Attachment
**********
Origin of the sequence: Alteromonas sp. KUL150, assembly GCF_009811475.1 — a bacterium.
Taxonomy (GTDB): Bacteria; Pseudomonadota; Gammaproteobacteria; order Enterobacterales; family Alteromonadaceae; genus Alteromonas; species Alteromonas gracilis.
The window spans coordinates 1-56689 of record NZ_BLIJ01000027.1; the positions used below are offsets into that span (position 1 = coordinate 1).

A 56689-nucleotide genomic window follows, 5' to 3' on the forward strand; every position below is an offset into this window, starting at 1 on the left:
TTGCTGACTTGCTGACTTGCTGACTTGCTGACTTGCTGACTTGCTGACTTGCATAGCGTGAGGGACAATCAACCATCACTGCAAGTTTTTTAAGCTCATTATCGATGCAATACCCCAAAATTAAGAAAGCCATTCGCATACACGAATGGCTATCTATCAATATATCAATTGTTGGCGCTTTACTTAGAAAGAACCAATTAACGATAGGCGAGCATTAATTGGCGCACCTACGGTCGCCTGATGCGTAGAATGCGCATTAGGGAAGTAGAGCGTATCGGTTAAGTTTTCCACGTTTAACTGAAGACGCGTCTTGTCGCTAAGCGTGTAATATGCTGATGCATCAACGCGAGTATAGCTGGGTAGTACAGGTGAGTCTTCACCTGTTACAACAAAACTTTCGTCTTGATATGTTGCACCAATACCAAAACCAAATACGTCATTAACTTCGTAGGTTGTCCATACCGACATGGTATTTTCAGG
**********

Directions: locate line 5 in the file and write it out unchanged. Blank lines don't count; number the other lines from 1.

TTGCTGACTTGCTGACTTGCTGACTTGCTGACTTGCTGACTTGCTGACTTGCATAGCGTGAGGGACAATCAACCATCACTGCAAGTTTTTTAAGCTCATTATCGATGCAATACCCCAAAATTAAGAAAGCCATTCGCATACACGAATGGCTATCTATCAATATATCAATTGTTGGCGCTTTACTTAGAAAGAACCAATTAACGATAGGCGAGCATTAATTGGCGCACCTACGGTCGCCTGATGCGTAGAATGCGCATTAGGGAAGTAGAGCGTATCGGTTAAGTTTTCCACGTTTAACTGAAGACGCGTCTTGTCGCTAAGCGTGTAATATGCTGATGCATCAACGCGAGTATAGCTGGGTAGTACAGGTGAGTCTTCACCTGTTACAACAAAACTTTCGTCTTGATATGTTGCACCAATACCAAAACCAAATACGTCATTAACTTCGTAGGTTGTCCATACCGACATGGTATTTTCAGG